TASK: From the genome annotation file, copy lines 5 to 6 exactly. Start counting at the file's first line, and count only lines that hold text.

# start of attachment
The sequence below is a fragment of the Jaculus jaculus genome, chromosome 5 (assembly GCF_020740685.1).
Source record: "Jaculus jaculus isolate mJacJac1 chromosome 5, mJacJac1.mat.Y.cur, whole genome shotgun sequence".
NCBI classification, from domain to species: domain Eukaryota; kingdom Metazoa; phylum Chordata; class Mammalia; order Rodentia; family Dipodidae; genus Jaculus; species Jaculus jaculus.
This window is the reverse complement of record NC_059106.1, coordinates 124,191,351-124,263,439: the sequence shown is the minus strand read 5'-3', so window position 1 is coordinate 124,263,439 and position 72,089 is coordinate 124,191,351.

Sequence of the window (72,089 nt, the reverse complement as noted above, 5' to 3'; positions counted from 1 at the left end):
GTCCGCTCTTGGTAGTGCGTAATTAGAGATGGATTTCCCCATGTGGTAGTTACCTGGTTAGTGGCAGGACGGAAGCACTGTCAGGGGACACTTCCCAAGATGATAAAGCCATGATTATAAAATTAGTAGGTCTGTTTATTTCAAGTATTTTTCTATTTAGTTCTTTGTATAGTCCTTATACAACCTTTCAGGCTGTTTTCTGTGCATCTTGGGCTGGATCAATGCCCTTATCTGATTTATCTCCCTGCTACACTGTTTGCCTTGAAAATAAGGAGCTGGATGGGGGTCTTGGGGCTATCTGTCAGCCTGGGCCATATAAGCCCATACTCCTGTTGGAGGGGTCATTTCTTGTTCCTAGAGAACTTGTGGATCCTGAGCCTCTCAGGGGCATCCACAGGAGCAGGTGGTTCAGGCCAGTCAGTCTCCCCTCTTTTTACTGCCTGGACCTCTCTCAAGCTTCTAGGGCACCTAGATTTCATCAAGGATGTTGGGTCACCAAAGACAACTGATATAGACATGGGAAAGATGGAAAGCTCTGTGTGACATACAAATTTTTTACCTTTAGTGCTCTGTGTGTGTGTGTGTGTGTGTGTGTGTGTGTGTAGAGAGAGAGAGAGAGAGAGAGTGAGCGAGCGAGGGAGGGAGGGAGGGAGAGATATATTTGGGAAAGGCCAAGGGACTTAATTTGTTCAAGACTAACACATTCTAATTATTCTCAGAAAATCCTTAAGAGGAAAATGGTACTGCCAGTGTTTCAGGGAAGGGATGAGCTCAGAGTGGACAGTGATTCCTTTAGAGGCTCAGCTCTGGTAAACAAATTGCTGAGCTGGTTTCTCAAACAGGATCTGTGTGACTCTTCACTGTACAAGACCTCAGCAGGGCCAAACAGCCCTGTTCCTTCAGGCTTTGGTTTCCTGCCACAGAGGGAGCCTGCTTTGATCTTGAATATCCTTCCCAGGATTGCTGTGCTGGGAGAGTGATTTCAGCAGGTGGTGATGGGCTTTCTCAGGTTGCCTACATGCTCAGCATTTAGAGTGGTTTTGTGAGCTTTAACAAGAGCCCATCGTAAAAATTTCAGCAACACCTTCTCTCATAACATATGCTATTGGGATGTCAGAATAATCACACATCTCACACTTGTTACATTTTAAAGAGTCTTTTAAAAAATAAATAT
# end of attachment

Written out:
Sequence of the window (72,089 nt, the reverse complement as noted above, 5' to 3'; positions counted from 1 at the left end):
GTCCGCTCTTGGTAGTGCGTAATTAGAGATGGATTTCCCCATGTGGTAGTTACCTGGTTAGTGGCAGGACGGAAGCACTGTCAGGGGACACTTCCCAAGATGATAAAGCCATGATTATAAAATTAGTAGGTCTGTTTATTTCAAGTATTTTTCTATTTAGTTCTTTGTATAGTCCTTATACAACCTTTCAGGCTGTTTTCTGTGCATCTTGGGCTGGATCAATGCCCTTATCTGATTTATCTCCCTGCTACACTGTTTGCCTTGAAAATAAGGAGCTGGATGGGGGTCTTGGGGCTATCTGTCAGCCTGGGCCATATAAGCCCATACTCCTGTTGGAGGGGTCATTTCTTGTTCCTAGAGAACTTGTGGATCCTGAGCCTCTCAGGGGCATCCACAGGAGCAGGTGGTTCAGGCCAGTCAGTCTCCCCTCTTTTTACTGCCTGGACCTCTCTCAAGCTTCTAGGGCACCTAGATTTCATCAAGGATGTTGGGTCACCAAAGACAACTGATATAGACATGGGAAAGATGGAAAGCTCTGTGTGACATACAAATTTTTTACCTTTAGTGCTCTGTGTGTGTGTGTGTGTGTGTGTGTGTGTGTGTAGAGAGAGAGAGAGAGAGAGAGTGAGCGAGCGAGGGAGGGAGGGAGGGAGAGATATATTTGGGAAAGGCCAAGGGACTTAATTTGTTCAAGACTAACACATTCTAATTATTCTCAGAAAATCCTTAAGAGGAAAATGGTACTGCCAGTGTTTCAGGGAAGGGATGAGCTCAGAGTGGACAGTGATTCCTTTAGAGGCTCAGCTCTGGTAAACAAATTGCTGAGCTGGTTTCTCAAACAGGATCTGTGTGACTCTTCACTGTACAAGACCTCAGCAGGGCCAAACAGCCCTGTTCCTTCAGGCTTTGGTTTCCTGCCACAGAGGGAGCCTGCTTTGATCTTGAATATCCTTCCCAGGATTGCTGTGCTGGGAGAGTGATTTCAGCAGGTGGTGATGGGCTTTCTCAGGTTGCCTACATGCTCAGCATTTAGAGTGGTTTTGTGAGCTTTAACAAGAGCCCATCGTAAAAATTTCAGCAACACCTTCTCTCATAACATATGCTATTGGGATGTCAGAATAATCACACATCTCACACTTGTTACATTTTAAAGAGTCTTTTAAAAAATAAATAT